By Riley Manning
The debate over the place of faith in our nation’s founding documents is as long-held as it is complicated.
On one hand, the Declaration of Independence – first made public 238 years ago today – famously states “that all men are created equal, that they are endowed by their Creator with certain unalienable Rights, that among these are Life, Liberty and the pursuit of Happiness.”
On the other hand, the U.S. Constitution mentions religion in the Establishment and Free Exercise clauses in the First Amendment, which state that government may not establish a religion and that people should be free to exercise their religion.
The only other place religion is mentioned in the Consitution is in Article VI, Section 3, which bans religious testing for federal and state officials.
“The Constitution avoids religious ‘world building,’ and says the state will not try to create your world or force you into a certain view of the world,” said Dr. James Bowley, chairman of the Religious Studies department at Millsaps College. “While the world it creates is secular, it says that all people can build whatever religious reality they want.”
The absence of God from the Constitution is reiterated in letters and treaties penned by the founding fathers, including George Washington in a 1796 treaty with the Muslim nation of Tripoli, but perhaps most notably by Thomas Jefferson.
In one letter to the Danbury Baptist Association of Connecticut, Jefferson says religion is “solely between Man and his God” and that the powers of government reach “actions only, and not opinions.” In another, to Jewish leader Dr. Jacob De La Motta, Jefferson claims America has been the first to prove to the world that “man can govern himself,” and that “religious freedom is the most effectual anodyne against religious dissension.”
According to Bowley, these statements back up the idea that the power of the Constitution comes from the people, not from God or a god. Hence, “We the People.” He said the real religion in the Constitution, and the ideas behind it, is the sanctity of free will, of the right to rational inquiry.
“But American official practice is schizophrenic, and reflects the ongoing debate,” Bowley said.
Grant Sowell, a pastor and spokesman for the Tea Party’s Tupelo branch, said the Declaration of Independence, the Bill of Rights, and the Constitution all work in tandem, and can’t be interpreted individually.
“The Declaration of Independence laid the foundation for the Constitution,” he said. “They’re tethered together.”
Sowell pointed out that the rights constituting the Declaration of Independence and the Bill of Rights come from God, and for the most part, echo the 10 Commandments.
“The government can’t dictate if we’re to be a better society,” he said. “That comes from honoring God. Our justice system is just a man-made mechanism to enforce those laws.”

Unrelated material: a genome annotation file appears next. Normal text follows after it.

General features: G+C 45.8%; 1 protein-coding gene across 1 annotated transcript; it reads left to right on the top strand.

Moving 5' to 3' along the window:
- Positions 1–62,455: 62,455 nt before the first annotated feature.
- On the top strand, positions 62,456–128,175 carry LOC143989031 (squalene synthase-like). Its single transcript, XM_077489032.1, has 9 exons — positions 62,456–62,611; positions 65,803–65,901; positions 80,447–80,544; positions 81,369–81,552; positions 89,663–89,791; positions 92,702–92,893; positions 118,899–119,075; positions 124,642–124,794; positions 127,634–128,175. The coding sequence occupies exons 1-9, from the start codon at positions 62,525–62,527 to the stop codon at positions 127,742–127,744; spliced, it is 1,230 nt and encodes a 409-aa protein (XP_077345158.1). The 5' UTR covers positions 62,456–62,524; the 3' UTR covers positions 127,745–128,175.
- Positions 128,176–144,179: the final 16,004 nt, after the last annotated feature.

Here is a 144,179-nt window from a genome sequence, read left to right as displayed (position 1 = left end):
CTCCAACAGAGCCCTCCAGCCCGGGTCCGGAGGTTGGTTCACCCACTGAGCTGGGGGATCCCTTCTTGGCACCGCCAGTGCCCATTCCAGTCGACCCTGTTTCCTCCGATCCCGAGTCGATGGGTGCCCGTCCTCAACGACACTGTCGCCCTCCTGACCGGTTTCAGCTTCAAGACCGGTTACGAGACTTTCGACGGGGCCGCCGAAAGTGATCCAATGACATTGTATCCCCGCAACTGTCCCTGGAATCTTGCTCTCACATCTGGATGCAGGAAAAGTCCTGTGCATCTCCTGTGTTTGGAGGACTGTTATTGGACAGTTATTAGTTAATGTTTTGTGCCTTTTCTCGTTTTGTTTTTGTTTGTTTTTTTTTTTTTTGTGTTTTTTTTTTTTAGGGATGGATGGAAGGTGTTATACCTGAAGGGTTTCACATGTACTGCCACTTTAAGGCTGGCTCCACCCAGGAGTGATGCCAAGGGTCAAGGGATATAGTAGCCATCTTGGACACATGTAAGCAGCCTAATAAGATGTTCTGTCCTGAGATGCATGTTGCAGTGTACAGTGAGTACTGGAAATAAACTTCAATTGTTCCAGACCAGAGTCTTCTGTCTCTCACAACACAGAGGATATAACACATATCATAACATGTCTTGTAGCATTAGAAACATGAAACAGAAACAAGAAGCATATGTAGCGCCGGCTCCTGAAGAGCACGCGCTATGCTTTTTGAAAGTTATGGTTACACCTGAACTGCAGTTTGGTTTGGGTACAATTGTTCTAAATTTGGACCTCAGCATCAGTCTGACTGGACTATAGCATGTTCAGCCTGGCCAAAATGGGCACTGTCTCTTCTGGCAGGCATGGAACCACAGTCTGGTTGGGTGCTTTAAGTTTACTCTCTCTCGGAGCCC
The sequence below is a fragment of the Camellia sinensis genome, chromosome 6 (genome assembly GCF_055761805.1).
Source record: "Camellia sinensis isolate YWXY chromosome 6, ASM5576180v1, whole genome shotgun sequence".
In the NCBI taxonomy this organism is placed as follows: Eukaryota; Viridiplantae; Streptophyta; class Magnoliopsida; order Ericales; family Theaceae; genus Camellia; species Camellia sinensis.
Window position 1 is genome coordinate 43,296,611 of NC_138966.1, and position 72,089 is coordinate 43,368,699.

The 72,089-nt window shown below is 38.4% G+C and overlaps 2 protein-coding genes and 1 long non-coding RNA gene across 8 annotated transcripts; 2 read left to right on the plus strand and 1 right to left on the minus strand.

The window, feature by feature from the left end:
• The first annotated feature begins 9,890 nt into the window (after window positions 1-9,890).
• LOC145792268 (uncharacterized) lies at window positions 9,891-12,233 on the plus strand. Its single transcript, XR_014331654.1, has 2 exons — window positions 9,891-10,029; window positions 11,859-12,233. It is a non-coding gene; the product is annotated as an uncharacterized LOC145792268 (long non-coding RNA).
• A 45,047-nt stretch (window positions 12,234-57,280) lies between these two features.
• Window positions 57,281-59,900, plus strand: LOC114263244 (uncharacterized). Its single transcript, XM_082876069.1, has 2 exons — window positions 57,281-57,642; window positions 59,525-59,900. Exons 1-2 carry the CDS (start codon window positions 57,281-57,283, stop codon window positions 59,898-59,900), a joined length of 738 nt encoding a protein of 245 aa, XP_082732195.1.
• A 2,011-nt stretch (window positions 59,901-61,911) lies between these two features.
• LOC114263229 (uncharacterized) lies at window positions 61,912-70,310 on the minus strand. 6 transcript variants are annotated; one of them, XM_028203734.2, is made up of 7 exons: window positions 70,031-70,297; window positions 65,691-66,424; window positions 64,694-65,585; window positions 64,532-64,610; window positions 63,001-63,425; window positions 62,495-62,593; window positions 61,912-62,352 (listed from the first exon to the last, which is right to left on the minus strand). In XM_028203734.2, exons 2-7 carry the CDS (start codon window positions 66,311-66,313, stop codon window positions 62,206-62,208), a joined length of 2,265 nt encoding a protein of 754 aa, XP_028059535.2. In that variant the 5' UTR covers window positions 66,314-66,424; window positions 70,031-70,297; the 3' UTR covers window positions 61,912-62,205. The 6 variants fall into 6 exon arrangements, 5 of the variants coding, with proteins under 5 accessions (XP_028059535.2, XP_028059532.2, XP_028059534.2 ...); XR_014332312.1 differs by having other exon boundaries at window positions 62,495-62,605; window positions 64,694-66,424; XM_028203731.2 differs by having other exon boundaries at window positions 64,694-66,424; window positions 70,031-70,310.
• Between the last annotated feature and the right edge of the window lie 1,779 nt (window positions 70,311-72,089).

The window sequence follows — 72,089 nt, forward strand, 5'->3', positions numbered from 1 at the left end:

In fact, Sowell said, most people read the First Amendment backward. According to Sowell, it’s not so much that religion can’t function to affect government, it’s that government can’t function to affect religion. Furthermore, scripture itself advocates a union of religion and government.
“If you want to talk about separation of church and state, God is the greatest offender of all,” Sowell said. “Look at Daniel, Joseph, David. God chose these men because of their faith, and purposely put them in a position to govern.”
Professor John Wilson, who taught history and political science at Itawamba Community College for 20 years, said the documents are perfect marriages of political theory, philosophy and faith.
“Regardless of the metaphysics of Christianity, the founding fathers certainly bought into the ethical tenants of Christianity,” he said. “I think they would all agree that man is a political animal, so if you’re going to live in society, there have to be rules, and the rule is to treat everyone equally. It’s a simple but sublime idea that’s rare across the world even today.”
At the essence of the documents’ rhetoric, they promote inclusiveness and tolerance by not elevating people based on blood or title, Wilson said. Threats to the American ideal come in the form of exclusivity and intolerance.
“For me, it’s hard to separate the political philosophy of the founding fathers from Christian ethics. The people that founded this nation came because they wanted to be able to think however they want and free to act, within reason, however they want. I think that’s something that God wants for us. As a Christian, I feel the difference between God and the devil is that one wants you to have free agency and the other wants to rob you of it.”
But of course, he said, as society evolves, so does the balancing act of offering citizens the most freedom possible while adhering to the law.